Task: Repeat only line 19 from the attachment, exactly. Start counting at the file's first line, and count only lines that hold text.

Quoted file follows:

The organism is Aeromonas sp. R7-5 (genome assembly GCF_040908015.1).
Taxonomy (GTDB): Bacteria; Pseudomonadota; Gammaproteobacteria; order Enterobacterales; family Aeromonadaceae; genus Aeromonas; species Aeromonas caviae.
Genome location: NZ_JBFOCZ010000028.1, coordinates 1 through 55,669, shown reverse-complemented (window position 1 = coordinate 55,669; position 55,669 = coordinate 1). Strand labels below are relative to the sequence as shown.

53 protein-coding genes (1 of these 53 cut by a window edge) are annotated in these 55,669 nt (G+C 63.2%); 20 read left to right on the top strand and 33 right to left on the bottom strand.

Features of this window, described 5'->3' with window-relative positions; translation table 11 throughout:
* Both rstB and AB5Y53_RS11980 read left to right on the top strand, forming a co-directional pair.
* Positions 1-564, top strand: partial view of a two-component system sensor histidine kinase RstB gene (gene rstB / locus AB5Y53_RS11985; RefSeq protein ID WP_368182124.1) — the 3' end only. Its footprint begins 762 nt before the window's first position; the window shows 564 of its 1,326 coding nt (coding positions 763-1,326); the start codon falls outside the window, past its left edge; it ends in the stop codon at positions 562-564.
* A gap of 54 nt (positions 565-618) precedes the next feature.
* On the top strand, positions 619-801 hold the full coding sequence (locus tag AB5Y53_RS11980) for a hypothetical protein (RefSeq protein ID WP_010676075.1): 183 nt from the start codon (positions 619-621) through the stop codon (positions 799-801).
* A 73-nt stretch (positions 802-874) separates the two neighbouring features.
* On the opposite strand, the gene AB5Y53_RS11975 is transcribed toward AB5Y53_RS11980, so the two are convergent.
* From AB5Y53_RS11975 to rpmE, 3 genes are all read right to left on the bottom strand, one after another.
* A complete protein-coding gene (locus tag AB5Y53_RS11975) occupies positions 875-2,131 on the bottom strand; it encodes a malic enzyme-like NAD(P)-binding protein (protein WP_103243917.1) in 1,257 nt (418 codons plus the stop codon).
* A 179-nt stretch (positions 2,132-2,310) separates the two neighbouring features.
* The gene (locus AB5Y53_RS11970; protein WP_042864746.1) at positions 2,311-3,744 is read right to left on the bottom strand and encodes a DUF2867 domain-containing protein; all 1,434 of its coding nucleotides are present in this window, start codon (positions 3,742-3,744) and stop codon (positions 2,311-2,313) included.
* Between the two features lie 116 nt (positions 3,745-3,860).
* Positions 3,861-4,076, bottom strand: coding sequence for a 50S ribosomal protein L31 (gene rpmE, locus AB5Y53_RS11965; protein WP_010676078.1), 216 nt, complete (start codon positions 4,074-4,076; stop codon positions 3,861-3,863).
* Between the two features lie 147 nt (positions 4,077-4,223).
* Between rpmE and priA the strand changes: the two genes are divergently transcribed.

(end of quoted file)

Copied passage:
* Between rpmE and priA the strand changes: the two genes are divergently transcribed.